3. Does music for young people have to reflect their tastes or mirror current popular genres? (Is it possible to reach them with music that isn’t their favorite?)

Kevin: People listen to music their friends like – peer pressure. Doesn’t need to reflect their tastes, but it helps.

Aaron: It’s a starting point, but doesn’t need to stay there. Christians should be culturally sophisticated. We try to build an emotional bridge and give a reason why music is significant. We’ve used a variety of styles, from Dar Williams to the “St. Matthew Passion” by Bach.

Jenna: Yes, in my opinion, it does – relate-ability factor again

4. Has the business of worship/Christian music become more important than the purpose of the music? What are the problem areas? What are the benefits of business savvy?

Jenna: Perhaps, but when something is making money, people will listen (literally) and isn’t that the point of what we’re trying to do as Christians? What a unique opportunity to get to spread the Gospel these days with all the mainstream success of such artists as Sixpence None The Richer and Stacie Orrico! The problems usually lie within the Christian who lives in a bubble and doesn’t like to see “their” artists go the way of mainstream…thinking that they have “lost their faith” because of the transition. If they do their research, however, they’ll more likely find that the artist has not lost their way and still praises God just as before. The benefit is that Christian music is making headlines and actually getting people to listen and not hear the “cheese” that was there in years past.

Kevin: Yes, in a lot of bad ways (doing it just to sell, having the Christian label, their heart possibly not in right place). You have to judge by their fruits. Problem areas: attempts to crossover just for money and fame. Business success pitfalls: takes focus off Christ and God. Benefits: opportunities to play that otherwise wouldn’t be there. If they are limited just to church that doesn’t reach out to the non-churched. I’ve seen good growth in the talent over past years. You have to be professional to do it as a business, but you should apply Christian principles to the business.

Aaron: People don’t understand the danger of the Christian music industry, that many of them have the same goals as the secular industry. You have to ask what the priorities of the musician are. Is it endorsement, sales and touring? Christian artists must recognize the sacrifices required on their life. I’ve had interaction with several Christian music artists. You can have a good desire to pursue a music career but get trapped in the Christian music industry. People are “called” into this. Some of them might not find the freedom of their heart in a church music environment. The potential traps are worldly goals of success. Yes, there are benefits of business savvy – God and Jesus encourage wise use of your talents and stewardship.

5. Do you have a particularly inspirational music moment to relate?

Aaron: There are two. First, the Rich Mullins “Jesus Record”, especially the track “Hard to Get”. It talks about the struggle of looking for God in your pain and finding that He meets you there in the pain. Also, the David Wilcox concert last year, which was great PR for God. People felt wonder at knowing life is meaningful and God wants them and the show left them more likely to explore God than when they came in.

Jenna: The Third Day concert in February of 2002 at the Kiva (auditorium in Albuquerque). When they paused halfway through their set to take time to pray for the audience, it hit me like a ton of bricks and moved me to tears. I felt so special to be a part of that concert — and thought about the hundreds of other shows I’ve seen in life and how many missed opportunities to share Jesus’ love!!!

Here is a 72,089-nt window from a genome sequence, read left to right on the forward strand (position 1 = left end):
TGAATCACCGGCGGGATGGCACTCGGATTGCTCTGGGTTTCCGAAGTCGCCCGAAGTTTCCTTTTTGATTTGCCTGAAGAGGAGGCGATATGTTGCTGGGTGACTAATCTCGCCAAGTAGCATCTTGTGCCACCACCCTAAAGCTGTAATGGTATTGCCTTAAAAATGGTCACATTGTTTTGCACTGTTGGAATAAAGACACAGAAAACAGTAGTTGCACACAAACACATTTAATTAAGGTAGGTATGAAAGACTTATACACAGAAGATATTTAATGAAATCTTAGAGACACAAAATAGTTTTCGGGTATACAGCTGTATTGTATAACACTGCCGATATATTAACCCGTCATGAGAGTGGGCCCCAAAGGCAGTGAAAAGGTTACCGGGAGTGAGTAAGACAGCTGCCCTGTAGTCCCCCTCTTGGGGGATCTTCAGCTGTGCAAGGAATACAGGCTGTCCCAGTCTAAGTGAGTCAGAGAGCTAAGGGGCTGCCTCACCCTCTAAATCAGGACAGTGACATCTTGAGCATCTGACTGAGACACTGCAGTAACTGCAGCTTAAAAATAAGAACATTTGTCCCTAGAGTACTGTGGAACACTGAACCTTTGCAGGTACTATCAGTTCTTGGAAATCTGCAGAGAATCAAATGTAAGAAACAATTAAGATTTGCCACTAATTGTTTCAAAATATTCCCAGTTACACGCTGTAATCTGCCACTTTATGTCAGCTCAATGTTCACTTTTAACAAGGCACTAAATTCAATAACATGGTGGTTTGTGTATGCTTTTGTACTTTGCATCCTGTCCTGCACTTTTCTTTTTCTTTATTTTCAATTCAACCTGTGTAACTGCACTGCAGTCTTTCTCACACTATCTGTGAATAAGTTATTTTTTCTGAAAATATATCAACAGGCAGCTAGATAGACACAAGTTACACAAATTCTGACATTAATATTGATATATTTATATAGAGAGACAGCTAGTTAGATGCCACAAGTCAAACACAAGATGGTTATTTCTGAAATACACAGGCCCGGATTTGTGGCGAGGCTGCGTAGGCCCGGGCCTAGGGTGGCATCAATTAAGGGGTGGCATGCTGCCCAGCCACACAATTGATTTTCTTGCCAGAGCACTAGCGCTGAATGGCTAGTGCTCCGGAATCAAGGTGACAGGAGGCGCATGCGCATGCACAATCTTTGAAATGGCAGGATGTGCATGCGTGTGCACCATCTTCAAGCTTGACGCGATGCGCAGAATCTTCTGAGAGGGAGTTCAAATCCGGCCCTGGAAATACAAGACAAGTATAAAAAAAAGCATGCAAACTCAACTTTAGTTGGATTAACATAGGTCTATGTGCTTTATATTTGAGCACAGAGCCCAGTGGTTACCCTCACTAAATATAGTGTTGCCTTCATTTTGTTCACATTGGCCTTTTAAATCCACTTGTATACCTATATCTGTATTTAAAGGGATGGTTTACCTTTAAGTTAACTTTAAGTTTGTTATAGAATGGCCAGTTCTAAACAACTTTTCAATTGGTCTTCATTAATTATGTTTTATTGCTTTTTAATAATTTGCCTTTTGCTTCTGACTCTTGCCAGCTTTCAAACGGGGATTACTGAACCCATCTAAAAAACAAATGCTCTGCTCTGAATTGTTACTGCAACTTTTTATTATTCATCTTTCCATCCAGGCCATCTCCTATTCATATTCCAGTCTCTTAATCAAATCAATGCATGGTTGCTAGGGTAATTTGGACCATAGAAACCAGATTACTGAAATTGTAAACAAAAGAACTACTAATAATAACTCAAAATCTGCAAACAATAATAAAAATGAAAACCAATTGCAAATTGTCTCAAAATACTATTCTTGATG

Kevin: Where do I start? Every time you seek after God and getting together to play and worship always is an inspirational moment. God astounds me. God is always there, it is us who move. The “One Day” experience in May, 2003 was very special.

6. New trend predictions?

Kevin: More crossover, bridging the secular and Christian markets. More hardcore music. Music quality will improve. Also more bands that sound like others, including copycats of successful secular trends (or might go the other way with secular bands copying Christian artists).

Aaron: I see something coming in secular music, an implosion of the sexual marketing and tendency towards androgyny. This can create a vacuum of sexuality and contradiction and add to more confusion for people. I think there will be more integration of techno into worship.

Jenna: I have a hard enough time predicting the weather for my morning show, I can’t go there! :) LOL.

7. Favorite release of 2003? Of all time?

Jenna: Paul Wright “Fly Away” (due out Dec 2, 2003). I’m not an “of all time” kinda gal since my musical tastes vary so much…some of them not necessarily Christian.

Aaron: For 2003 it’s Nickel Creek, “This Side”. “Saved” by Bob Dylan for all time.

Kevin: For this year — David Crowder, Switchfoot. For all time, it’s too hard to narrow down. I’m not one to have a single favorite.

Many thanks for Jenna, Aaron and Kevin for sharing their thoughts for this article. I hope that everyone finds joy in music and if you are musically talented please share it with the world.

Additional Resources

Solid Sounds – Reflections on the lyrics of today’s Christian Music
RELEVANT magazine
Christian Music Planet magazine
Seven7Ball magazine
Spiritual Journeys: How Faith Has Influenced Twelve Music Icons – read our review
!Hero The Rock Opera
Living the Solution music reviews

Scripture taken from the Holy Bible, NEW INTERNATIONAL VERSION®.Copyright © 1973, 1978, 1984 International Bible Society. All rights reserved throughout the world. Used by permission of International Bible Society.

NEW INTERNATIONAL VERSION® and NIV® are registered trademarks of International Bible Society. Use of either trademark for the offering of goods or services requires the prior written consent of International Bible Society.

Scripture quotations marked (NLT) are taken from the Holy Bible, New Living Translation, copyright ©1996. Used by permission of Tyndale House Publishers, Inc., Wheaton, IL 60189, USA. All rights reserved

by Tom Gilbert